Minister without charge
In June 2015, I felt called to pursue a new role in the Church of Scotland - that of Coordinator of a Pilot Project from the Panel on Review and Reform - Path of Renewal.
I saw, in the description of the Pilot, an opportunity to mentor other ministers and congregations in discerning opportunities and making room for mission in their parishes and communities- something I longed to do where I was then but simply didn't have the capacity to prioritise in a parish of 11,000 with 5 school chaplaincies and 90 funerals a year, where promised, presbytery planned, ministerial assistance didn't ever materialise in my 7 years in the charge.
Path of Renewal offers not another programme for Renewal but participation in a movement, creating space to discern and act on the leading of the Spirit to places in our communities where God is already at work.
Confirmation of the call came when I was offered the post, after interview and, a few hours later, as I conducted one of the local Primary School's end of term service, I knew that, by the time staff and pupils returned after the summer holiday, I would no longer be their school chaplain.
And so began a journey, through demission, into the strange territory of a minister without charge.
Reactions from colleagues were many and varied but mostly, disbelief that I would demit my charge and leave parish ministry.
Reactions from the congregation were mainly expressions of hurt or declarations that they "knew I was destined for higher things" and no reassurance on my part seemed to convince folk that ministering with them was one of those "higher things" but that God had now called me elsewhere.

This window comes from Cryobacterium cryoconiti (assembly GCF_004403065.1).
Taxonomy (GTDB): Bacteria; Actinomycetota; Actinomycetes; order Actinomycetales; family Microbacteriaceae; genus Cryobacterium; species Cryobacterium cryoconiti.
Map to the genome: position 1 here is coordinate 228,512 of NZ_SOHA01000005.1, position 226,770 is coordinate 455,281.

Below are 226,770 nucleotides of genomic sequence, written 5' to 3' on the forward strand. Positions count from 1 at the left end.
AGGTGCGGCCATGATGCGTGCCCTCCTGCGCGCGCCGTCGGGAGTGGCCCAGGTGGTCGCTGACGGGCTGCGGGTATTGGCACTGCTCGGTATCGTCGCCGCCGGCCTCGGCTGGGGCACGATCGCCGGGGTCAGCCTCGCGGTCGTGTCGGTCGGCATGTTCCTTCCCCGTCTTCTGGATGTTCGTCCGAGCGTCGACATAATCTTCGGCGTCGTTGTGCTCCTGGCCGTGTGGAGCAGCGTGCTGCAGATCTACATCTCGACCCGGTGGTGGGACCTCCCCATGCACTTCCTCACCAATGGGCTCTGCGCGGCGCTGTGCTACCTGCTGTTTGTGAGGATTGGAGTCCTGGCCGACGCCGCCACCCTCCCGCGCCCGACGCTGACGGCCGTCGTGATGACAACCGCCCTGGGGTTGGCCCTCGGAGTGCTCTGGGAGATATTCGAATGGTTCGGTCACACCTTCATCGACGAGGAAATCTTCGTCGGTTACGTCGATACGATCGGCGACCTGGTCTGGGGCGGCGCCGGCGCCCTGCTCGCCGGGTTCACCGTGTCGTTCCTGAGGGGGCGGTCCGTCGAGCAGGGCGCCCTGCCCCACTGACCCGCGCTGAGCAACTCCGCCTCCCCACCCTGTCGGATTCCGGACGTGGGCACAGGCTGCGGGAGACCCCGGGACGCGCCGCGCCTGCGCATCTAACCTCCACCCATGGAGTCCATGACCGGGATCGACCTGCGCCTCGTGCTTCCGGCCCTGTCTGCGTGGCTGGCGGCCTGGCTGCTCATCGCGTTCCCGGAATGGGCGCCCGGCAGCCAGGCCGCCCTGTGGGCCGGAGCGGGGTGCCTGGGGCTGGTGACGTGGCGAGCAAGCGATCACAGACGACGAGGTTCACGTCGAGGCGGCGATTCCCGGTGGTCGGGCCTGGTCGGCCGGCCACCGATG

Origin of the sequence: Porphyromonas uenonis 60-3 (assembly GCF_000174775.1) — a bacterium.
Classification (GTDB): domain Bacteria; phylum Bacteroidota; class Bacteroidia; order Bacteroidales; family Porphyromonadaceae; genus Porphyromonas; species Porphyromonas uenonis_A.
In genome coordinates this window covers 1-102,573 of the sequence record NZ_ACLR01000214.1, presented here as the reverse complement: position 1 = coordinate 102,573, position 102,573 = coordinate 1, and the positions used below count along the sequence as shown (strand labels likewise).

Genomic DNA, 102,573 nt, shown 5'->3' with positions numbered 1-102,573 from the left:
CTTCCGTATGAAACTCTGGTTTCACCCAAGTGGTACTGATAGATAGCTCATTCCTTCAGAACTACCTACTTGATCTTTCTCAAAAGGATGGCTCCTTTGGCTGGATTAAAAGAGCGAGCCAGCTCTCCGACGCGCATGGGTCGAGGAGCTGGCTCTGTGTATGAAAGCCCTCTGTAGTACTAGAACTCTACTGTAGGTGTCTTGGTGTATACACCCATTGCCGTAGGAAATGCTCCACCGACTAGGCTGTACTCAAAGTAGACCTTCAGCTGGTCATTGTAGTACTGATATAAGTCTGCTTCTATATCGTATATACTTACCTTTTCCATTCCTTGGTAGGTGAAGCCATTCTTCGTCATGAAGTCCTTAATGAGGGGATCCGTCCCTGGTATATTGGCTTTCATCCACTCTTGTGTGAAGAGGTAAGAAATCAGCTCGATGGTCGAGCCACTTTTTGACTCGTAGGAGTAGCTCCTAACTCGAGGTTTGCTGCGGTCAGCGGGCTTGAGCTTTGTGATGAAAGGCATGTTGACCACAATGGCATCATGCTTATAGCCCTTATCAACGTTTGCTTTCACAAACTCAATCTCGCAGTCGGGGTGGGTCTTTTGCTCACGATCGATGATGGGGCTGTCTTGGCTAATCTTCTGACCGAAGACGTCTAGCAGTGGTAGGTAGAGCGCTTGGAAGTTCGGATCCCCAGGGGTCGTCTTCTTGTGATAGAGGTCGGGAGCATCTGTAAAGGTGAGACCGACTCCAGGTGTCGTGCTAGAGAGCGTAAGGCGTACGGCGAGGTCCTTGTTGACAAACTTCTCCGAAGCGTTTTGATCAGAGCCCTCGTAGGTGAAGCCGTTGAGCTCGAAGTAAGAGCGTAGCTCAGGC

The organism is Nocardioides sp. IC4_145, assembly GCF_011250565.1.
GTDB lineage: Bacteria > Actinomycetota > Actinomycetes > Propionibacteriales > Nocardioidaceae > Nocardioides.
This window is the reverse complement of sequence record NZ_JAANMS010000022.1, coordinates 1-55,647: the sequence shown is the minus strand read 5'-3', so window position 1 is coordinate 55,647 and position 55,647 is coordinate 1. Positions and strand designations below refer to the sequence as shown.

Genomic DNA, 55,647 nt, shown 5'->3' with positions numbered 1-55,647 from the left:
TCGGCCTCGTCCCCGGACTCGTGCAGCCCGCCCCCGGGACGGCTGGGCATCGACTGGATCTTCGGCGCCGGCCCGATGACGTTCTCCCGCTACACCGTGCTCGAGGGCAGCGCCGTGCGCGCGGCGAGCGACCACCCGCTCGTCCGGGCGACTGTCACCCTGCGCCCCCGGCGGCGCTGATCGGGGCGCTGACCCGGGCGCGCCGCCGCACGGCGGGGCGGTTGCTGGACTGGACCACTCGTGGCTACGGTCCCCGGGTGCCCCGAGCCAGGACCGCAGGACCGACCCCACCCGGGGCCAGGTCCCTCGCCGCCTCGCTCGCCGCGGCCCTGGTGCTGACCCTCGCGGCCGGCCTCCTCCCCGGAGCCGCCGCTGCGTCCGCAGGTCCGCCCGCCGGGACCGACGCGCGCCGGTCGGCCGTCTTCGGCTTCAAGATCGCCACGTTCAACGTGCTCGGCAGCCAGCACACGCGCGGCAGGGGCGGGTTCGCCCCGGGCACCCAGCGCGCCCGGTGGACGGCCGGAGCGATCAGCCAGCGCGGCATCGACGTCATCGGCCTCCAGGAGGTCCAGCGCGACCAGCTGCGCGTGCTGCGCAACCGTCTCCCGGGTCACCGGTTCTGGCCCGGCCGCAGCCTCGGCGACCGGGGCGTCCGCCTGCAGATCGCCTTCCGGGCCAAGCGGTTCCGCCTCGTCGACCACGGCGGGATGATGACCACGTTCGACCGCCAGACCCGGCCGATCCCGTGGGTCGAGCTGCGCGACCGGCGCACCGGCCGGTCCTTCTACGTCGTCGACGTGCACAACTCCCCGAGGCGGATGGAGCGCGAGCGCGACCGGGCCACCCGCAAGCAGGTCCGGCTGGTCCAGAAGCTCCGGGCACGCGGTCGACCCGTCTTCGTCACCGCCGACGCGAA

Demission involves leaving church, leaving home, leaving community - all, on their own, painful experiences.
Although we found a new place to worship, a place of welcome and nurture, it was a full six months before I could manage through the service without tears.
I simply missed the community of which I'd been a part and grieved that loss.
And, after six months grieving, I realised that I was also grieving a loss of status.
Who was I if I was no longer a parish minister? (Ironically, I had been ordained into Hospital Chaplaincy some 20 years before.)
15 years a Parish minister had subsumed my identity.
And then, at Easter, change began.
Archbishop Justin Welby, speaking into the revelations about his paternity, asserted: " My identity does not come from genetics. My identity is in Christ"
Hearing this was a turning point for me.
Post Easter, with these words speaking powerfully into my life, and pondering the post resurrection Jesus feeding his disciples on the beach, I began to emerge from grief to reconsider my identity in Christ.
It ceased to rankle quite as much when consigned to the bottom of a sign in sheet in Presbytery as a minister without charge - or when colleagues were dismissive of me as "a 121 person now". (Staffing the Institutional body)
Although, thankfully, I loved the new tasks in which I'd been involved, the training, the teaching, the mentoring, the travelling, I now felt able to embrace those in the new security of my status as a beloved child of God.
I thank God for conferring that status and for calling me to fulfil a new role in kingdom building.
But, as I moved out of parish ministry, I had no idea how long it would take to get the parish out of me - or how painful that journey would be. I have much more empathy with the Israelites in the wilderness!
The rabble among them had a strong craving; and the Israelites also wept again, and said, “If only we had meat to eat! We remember the fish we used to eat in Egypt for nothing, the cucumbers, the melons, the leeks, the onions, and the garlic; but now our strength is dried up, and there is nothing at all but this manna to look at.”
One thing is for sure - Demission is not for wimps!